End Property  Public Sub ThreadProc(ByVal StateObject As Object)

    Dim ttuComputation As ThreadTestUtilities    ttuComputation = New ThreadTestUtilities    Storage = ttuComputation.Compute(CDbl(StateObject))

    SyncLock objCompletedComputationsLock

      CompletedComputations += 1

    End SyncLock

    ttuComputation = Nothing

  End Sub

  Public Sub New()

  End Sub

End Class

Inspection of the class shows that we use SyncLock in two places. The first place is in updating the Storage property. The other place is in updating the number of completed threads. Because we do not ever read the Storage property while simultaneously writing to it, placing the lock within the property accessor is acceptable. For the CompletedComputations property, however, we read and write to it in the same line, making it necessary to lock it as we work with it, as opposed to within the accessor.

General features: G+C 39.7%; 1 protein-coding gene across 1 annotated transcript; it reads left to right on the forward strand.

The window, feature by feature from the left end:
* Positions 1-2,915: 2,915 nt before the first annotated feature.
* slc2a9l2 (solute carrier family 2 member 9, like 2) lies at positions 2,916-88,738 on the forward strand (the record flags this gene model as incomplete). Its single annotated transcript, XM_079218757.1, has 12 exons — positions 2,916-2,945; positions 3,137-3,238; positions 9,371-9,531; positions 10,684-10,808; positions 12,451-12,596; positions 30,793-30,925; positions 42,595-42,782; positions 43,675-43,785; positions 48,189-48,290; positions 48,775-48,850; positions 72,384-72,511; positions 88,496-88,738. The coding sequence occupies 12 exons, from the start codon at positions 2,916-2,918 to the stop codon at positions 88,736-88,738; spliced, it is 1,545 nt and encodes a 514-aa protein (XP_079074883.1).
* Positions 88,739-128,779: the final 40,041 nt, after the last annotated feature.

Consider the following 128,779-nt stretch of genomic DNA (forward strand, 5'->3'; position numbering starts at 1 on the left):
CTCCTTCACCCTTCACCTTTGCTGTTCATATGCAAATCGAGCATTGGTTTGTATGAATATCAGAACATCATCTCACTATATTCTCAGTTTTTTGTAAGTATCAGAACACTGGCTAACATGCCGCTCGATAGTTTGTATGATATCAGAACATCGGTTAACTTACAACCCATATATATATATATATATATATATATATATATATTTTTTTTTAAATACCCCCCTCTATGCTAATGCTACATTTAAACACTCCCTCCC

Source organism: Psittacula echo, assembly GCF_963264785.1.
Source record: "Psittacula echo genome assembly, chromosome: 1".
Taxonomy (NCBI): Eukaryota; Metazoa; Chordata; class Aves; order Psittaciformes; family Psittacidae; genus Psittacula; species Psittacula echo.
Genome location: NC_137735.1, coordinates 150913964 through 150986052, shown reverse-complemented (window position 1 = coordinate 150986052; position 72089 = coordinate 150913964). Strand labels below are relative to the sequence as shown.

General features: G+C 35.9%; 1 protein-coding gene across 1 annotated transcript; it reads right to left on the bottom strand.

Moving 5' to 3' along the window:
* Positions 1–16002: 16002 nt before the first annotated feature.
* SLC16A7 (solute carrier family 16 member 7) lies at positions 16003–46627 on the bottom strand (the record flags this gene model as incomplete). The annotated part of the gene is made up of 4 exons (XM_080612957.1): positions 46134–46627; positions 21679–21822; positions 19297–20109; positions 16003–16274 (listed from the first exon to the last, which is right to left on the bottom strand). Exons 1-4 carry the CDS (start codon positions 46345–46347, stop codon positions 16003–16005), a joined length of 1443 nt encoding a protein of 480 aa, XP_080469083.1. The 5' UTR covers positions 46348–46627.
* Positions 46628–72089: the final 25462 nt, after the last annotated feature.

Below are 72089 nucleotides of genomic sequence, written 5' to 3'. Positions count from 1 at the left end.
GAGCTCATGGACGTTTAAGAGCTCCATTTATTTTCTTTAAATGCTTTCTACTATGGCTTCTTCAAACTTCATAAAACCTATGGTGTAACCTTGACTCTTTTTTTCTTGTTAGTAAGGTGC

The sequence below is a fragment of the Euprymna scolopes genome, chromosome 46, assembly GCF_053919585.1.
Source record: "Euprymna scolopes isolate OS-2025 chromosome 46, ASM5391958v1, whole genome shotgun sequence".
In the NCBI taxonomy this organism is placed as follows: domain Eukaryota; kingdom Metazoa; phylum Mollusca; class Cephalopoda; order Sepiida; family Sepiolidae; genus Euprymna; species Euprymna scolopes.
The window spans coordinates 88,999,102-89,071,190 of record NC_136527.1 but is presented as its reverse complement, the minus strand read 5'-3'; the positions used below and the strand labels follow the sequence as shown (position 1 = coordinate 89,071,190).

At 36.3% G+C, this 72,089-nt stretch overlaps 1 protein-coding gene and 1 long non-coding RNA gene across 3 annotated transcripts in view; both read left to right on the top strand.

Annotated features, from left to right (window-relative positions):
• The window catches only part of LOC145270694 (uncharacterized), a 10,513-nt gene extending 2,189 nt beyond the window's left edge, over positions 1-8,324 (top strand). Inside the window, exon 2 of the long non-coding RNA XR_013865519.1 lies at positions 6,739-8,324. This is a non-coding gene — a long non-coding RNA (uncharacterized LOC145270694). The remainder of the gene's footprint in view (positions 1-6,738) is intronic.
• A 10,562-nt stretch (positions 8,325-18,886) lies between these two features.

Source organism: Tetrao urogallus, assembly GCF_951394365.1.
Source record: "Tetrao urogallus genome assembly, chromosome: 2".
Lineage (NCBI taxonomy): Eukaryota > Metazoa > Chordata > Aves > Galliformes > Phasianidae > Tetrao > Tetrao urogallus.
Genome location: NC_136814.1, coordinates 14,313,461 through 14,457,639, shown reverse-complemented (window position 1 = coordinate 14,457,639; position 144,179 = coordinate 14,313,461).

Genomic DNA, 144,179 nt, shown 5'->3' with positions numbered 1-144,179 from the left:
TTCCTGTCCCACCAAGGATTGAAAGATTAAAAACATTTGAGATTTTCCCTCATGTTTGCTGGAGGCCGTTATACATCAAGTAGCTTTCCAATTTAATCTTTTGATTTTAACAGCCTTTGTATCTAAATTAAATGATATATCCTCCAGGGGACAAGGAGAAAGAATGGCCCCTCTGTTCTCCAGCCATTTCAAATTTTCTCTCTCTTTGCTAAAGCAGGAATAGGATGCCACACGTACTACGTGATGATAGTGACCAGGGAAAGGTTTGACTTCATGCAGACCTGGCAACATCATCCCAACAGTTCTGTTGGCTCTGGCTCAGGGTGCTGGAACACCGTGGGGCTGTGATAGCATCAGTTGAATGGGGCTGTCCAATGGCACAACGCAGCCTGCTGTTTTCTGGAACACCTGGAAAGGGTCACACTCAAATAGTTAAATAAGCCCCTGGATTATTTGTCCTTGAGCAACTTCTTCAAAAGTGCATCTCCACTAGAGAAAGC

This is the code that creates and runs the threads, as well as waits for them all to finish before completing. If we do not wait for all of the threads to be finished, the Sub will exit as soon as the threads are queued.

Public Sub SyncLockMultiThreadComputation(ByVal Iterations As Integer, Optional ByVal ThreadCount As Integer = 0)

  Dim twSyncLock As SyncLockThreadWorker

  Dim IntegerIterationCounter As Integer

  Dim iOriginalMaxThreads As Integer

  Dim iOriginalMinThreads As Integer

  Dim iOriginalMaxIOThreads As Integer

  Dim iOriginalMinIOThreads As Integer  twSyncLock = New SyncLockThreadWorker  Threading.ThreadPool.GetMaxThreads(iOriginalMaxThreads, iOriginalMaxIOThreads)

  Threading.ThreadPool.GetMinThreads(iOriginalMinThreads, iOriginalMinIOThreads)  If ThreadCount > 0 Then

    Threading.ThreadPool.SetMaxThreads(ThreadCount, ThreadCount)

    Threading.ThreadPool.SetMinThreads(ThreadCount, ThreadCount)

  End If

  For IntegerIterationCounter = 1 To Iterations

    Threading.ThreadPool.QueueUserWorkItem(AddressOf twSyncLock.ThreadProc, Double.Parse(IntegerIterationCounter))